There’s a lot to “green” in the global IT industry. A growing number of leading IT companies active in business lines spanning the entire industry value chain — from chip fabrication and equipment manufacturing to retailing consumer electronics — are now putting themselves at the forefront of the green tech wave.
For years, tech companies have been making use of a host of toxic materials, releasing a range of pollutants into the air, land and water, and employing energy-intensive processes to put out product that leaves hectares of e-waste upon disposal. The potential is there for the IT industry to make a huge difference in efforts to reduce greenhouse gas emissions and environmental degradation.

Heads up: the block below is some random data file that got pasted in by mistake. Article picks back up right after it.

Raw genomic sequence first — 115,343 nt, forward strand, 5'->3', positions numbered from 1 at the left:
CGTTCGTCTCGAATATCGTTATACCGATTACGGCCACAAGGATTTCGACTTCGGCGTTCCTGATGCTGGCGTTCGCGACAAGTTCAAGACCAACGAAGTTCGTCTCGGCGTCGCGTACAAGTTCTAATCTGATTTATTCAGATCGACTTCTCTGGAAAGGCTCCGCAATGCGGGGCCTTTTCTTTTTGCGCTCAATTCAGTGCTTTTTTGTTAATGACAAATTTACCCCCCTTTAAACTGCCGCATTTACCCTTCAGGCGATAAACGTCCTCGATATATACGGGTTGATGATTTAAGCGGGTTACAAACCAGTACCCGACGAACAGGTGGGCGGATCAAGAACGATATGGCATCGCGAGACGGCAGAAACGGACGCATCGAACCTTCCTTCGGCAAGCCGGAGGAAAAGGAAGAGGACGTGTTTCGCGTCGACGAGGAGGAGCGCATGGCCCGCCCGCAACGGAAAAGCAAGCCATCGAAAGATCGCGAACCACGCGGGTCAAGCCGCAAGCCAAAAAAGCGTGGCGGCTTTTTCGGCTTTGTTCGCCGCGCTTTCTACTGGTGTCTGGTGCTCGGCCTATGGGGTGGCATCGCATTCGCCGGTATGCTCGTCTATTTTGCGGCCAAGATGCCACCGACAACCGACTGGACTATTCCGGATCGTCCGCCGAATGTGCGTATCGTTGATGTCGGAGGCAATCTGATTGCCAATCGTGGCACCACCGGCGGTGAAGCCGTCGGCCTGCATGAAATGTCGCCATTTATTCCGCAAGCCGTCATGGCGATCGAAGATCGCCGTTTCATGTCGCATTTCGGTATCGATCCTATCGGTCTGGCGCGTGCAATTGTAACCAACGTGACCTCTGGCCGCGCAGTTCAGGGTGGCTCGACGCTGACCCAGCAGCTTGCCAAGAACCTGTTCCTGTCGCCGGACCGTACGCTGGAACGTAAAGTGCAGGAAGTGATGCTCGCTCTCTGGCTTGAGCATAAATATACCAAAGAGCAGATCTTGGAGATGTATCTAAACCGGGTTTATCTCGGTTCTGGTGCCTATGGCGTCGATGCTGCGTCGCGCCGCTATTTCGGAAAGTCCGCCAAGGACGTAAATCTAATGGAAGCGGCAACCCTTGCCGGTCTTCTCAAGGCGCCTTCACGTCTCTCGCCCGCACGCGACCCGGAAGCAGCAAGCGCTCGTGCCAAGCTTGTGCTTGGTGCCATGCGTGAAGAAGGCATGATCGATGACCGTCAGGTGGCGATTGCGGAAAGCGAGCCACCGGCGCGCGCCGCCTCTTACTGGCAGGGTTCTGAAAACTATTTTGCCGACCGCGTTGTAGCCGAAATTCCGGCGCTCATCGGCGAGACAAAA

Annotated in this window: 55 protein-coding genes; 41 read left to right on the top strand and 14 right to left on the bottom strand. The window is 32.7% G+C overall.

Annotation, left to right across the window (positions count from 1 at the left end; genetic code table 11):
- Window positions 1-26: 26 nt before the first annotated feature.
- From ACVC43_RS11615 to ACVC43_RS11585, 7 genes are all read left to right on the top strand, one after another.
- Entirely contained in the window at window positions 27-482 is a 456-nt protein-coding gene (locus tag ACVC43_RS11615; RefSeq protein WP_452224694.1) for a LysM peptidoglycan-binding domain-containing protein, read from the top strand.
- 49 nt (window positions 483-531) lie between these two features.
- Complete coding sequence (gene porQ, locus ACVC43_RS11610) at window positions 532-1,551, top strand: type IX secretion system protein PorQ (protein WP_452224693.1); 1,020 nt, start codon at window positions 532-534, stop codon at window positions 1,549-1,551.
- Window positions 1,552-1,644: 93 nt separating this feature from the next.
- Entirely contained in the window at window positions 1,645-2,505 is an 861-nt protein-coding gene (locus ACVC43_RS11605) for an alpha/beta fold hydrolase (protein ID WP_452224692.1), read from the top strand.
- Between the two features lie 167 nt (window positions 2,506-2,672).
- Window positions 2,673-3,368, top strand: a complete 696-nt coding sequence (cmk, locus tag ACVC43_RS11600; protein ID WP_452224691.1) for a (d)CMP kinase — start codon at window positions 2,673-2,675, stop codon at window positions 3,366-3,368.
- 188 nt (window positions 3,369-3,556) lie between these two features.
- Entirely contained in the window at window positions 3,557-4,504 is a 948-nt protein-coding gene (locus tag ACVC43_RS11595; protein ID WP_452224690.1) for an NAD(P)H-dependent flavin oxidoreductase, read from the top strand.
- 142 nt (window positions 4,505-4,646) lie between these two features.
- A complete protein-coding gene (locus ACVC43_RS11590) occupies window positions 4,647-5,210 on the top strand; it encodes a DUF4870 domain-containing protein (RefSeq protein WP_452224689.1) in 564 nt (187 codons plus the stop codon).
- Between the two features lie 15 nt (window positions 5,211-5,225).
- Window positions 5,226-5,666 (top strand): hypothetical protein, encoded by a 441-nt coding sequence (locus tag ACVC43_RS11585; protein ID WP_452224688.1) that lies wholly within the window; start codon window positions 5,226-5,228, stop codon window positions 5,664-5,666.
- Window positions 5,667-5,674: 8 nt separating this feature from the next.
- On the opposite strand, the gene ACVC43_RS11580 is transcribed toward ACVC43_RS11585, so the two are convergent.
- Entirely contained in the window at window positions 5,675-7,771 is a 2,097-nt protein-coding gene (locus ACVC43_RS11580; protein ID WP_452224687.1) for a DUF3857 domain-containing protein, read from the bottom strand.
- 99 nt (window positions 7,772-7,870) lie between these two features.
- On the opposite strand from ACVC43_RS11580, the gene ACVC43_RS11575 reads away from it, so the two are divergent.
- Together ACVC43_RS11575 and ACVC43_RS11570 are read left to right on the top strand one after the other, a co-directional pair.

Energy demand is expected to grow 2 percent per year through 2030, rising from 400 to more than 700 quadrillion BTUs (British thermal units) per year, according to the base case reference scenario built into the U.S. Energy Information Administration’s International Energy Outlook 2006. Developing countries account for most of the possible increase.
Today, the developed world, as represented by the Organization of Economic Cooperation and Development, uses half the world’s total energy supply to produce half its GDP (gross domestic product). More than 80 percent of the world’s population is projected to live in developing countries by 2030.